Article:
Serbia’s Exit Festival is the best in Europe, according to a poll carried out by the U.K.’s Virtualfestivals.com site.
The Exit team’s Ivan Milivojev and Konstantin Polzovic picked up the prize, the only one to be open to festivals outside of Britain, at Virtual’s annual U.K. Festival Awards at London’s Koko November 6.
Exit had faced some fierce competition from the likes of Denmark’s Roskilde, Belgium’s Rock Werchter and Pukkelpop, Holland’s Lowlands and Pinkpop, Hultsfred (Sweden), Quart (Norway), Benicassim (Spain) and France’s Les Eurockeennes de Belfort.
"We came over because we were so pleased to be among those nominated, but we hadn’t really thought that we might win," Milivojev told Pollstar before beginning the journey of taking the award back to Serbia.
"We are really surprised and very grateful for all the votes and support from the U.K. people. This is a big step for us and it is amazing that Exit is so popular outside the Balkan region.
"It’s become a real social force that is a symbol of togetherness and cultural diversity and enables us to promote social campaigns that are important for Serbian and Balkan youth such as fighting the Schengen visa regime.
"We aim to bring people together from the ex-Yugoslavia region and beyond in order to promote the interaction of different cultures, traditions and beliefs through music and social activities," Milivojev said.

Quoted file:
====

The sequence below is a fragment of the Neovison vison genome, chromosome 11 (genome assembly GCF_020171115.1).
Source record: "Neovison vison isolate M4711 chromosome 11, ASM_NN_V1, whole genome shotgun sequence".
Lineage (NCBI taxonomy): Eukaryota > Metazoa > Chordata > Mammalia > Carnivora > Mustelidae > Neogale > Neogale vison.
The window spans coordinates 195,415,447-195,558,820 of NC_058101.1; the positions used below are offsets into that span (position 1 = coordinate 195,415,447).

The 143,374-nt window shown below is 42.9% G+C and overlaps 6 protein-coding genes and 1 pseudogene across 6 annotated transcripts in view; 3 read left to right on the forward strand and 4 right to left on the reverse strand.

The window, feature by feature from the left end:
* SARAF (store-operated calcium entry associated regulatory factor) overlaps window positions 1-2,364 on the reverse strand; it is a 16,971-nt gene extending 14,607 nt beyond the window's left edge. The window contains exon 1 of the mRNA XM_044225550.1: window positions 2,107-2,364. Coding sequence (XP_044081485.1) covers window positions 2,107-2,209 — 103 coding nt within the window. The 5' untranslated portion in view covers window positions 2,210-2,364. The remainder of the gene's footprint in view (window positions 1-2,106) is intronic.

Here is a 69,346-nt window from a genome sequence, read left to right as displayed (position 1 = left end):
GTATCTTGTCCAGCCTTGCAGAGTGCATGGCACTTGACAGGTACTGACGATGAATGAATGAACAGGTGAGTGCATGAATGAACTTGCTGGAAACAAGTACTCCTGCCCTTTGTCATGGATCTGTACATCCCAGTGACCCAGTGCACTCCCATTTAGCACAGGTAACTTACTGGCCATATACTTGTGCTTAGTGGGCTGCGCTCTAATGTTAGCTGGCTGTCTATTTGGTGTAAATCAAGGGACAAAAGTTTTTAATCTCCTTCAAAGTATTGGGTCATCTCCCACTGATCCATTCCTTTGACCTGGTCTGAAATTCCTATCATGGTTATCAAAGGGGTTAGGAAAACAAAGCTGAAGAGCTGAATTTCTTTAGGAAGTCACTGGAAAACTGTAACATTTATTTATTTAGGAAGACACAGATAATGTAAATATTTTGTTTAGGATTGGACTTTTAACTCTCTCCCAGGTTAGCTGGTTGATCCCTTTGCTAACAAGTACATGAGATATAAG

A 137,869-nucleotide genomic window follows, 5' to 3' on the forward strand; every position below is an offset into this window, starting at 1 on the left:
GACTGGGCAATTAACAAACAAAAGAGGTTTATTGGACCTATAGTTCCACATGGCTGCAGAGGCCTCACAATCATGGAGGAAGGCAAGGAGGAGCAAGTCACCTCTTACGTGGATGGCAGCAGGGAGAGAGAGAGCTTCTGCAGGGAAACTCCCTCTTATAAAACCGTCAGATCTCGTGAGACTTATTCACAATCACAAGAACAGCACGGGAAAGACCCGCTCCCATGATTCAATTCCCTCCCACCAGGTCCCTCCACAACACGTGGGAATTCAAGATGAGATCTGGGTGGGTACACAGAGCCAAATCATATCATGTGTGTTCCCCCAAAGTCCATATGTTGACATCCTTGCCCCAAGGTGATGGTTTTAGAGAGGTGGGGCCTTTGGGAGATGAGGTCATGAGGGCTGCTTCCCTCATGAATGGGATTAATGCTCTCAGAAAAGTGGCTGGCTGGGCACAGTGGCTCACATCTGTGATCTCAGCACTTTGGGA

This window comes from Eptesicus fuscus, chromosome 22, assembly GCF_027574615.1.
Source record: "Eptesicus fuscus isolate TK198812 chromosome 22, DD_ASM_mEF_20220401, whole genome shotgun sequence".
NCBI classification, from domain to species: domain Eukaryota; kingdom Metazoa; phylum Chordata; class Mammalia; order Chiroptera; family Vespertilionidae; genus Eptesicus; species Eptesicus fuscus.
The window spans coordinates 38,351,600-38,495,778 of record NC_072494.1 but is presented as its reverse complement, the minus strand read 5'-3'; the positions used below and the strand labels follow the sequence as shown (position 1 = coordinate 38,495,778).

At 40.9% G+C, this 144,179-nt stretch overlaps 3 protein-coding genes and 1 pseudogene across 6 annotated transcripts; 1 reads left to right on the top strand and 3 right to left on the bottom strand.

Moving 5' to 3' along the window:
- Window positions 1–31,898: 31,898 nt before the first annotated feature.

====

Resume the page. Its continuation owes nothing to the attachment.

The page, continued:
The festival is the biggest music and cultural event in old Yugoslavia, set within the walls of the 17th Century Petrovaradin Fortress and offering stunning views over the River Danube and city of Novi Sad.
Where the site overlooks the river there’s a stark reminder of the country’s more recent history in the battered shape of the ruins of the Varadin, Sloboda and Zezelj bridges, which NATO bombed to destruction during the course of an afternoon in the spring of 1999.
The Fortress site houses 24 performance arenas within the 16-square mile castle complex, connected by cobbled streets, ramparts and tunnels.
From its humble beginnings as a student-initiated project against the former Serbian leader Slobodan Milosevic, it’s gained recognition in the U.K. and throughout the rest of Europe.
More than 10,000 of the 50,000 daily visitors to the 2007 festival came from Britain.
"We were thrilled that all of the nominated events made the trip over to attend our awards and delighted that Exit was voted best European festival," said Steve Jenner, director of Virtual Festivals. "It’s a spectacular event and a favourite with many of the artists we speak to, as well as fans."